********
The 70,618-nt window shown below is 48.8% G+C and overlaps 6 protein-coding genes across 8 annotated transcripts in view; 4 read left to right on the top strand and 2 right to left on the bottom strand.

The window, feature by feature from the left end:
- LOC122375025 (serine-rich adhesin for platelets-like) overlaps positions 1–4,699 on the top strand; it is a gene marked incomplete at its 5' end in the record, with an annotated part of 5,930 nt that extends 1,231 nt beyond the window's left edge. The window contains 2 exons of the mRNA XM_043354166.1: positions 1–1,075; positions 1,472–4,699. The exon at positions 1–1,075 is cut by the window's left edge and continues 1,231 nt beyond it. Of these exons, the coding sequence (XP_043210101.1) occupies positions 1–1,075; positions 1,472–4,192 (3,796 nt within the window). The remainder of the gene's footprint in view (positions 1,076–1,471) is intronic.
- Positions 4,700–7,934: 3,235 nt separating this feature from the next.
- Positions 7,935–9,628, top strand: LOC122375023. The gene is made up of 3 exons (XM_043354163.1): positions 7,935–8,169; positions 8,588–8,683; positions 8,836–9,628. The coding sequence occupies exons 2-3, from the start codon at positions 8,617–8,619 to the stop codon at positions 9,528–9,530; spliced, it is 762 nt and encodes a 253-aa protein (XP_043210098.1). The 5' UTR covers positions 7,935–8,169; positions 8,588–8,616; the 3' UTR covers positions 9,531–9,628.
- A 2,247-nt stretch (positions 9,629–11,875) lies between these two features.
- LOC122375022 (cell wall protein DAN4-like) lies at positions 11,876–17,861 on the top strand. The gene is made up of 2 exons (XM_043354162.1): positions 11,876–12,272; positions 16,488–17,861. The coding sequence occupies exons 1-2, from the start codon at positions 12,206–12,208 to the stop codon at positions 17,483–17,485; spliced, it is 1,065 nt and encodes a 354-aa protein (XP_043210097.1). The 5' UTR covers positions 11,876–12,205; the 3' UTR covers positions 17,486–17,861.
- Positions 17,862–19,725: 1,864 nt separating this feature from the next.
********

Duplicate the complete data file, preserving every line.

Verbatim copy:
The 70,618-nt window shown below is 48.8% G+C and overlaps 6 protein-coding genes across 8 annotated transcripts in view; 4 read left to right on the top strand and 2 right to left on the bottom strand.

The window, feature by feature from the left end:
- LOC122375025 (serine-rich adhesin for platelets-like) overlaps positions 1–4,699 on the top strand; it is a gene marked incomplete at its 5' end in the record, with an annotated part of 5,930 nt that extends 1,231 nt beyond the window's left edge. The window contains 2 exons of the mRNA XM_043354166.1: positions 1–1,075; positions 1,472–4,699. The exon at positions 1–1,075 is cut by the window's left edge and continues 1,231 nt beyond it. Of these exons, the coding sequence (XP_043210101.1) occupies positions 1–1,075; positions 1,472–4,192 (3,796 nt within the window). The remainder of the gene's footprint in view (positions 1,076–1,471) is intronic.
- Positions 4,700–7,934: 3,235 nt separating this feature from the next.
- Positions 7,935–9,628, top strand: LOC122375023. The gene is made up of 3 exons (XM_043354163.1): positions 7,935–8,169; positions 8,588–8,683; positions 8,836–9,628. The coding sequence occupies exons 2-3, from the start codon at positions 8,617–8,619 to the stop codon at positions 9,528–9,530; spliced, it is 762 nt and encodes a 253-aa protein (XP_043210098.1). The 5' UTR covers positions 7,935–8,169; positions 8,588–8,616; the 3' UTR covers positions 9,531–9,628.
- A 2,247-nt stretch (positions 9,629–11,875) lies between these two features.
- LOC122375022 (cell wall protein DAN4-like) lies at positions 11,876–17,861 on the top strand. The gene is made up of 2 exons (XM_043354162.1): positions 11,876–12,272; positions 16,488–17,861. The coding sequence occupies exons 1-2, from the start codon at positions 12,206–12,208 to the stop codon at positions 17,483–17,485; spliced, it is 1,065 nt and encodes a 354-aa protein (XP_043210097.1). The 5' UTR covers positions 11,876–12,205; the 3' UTR covers positions 17,486–17,861.
- Positions 17,862–19,725: 1,864 nt separating this feature from the next.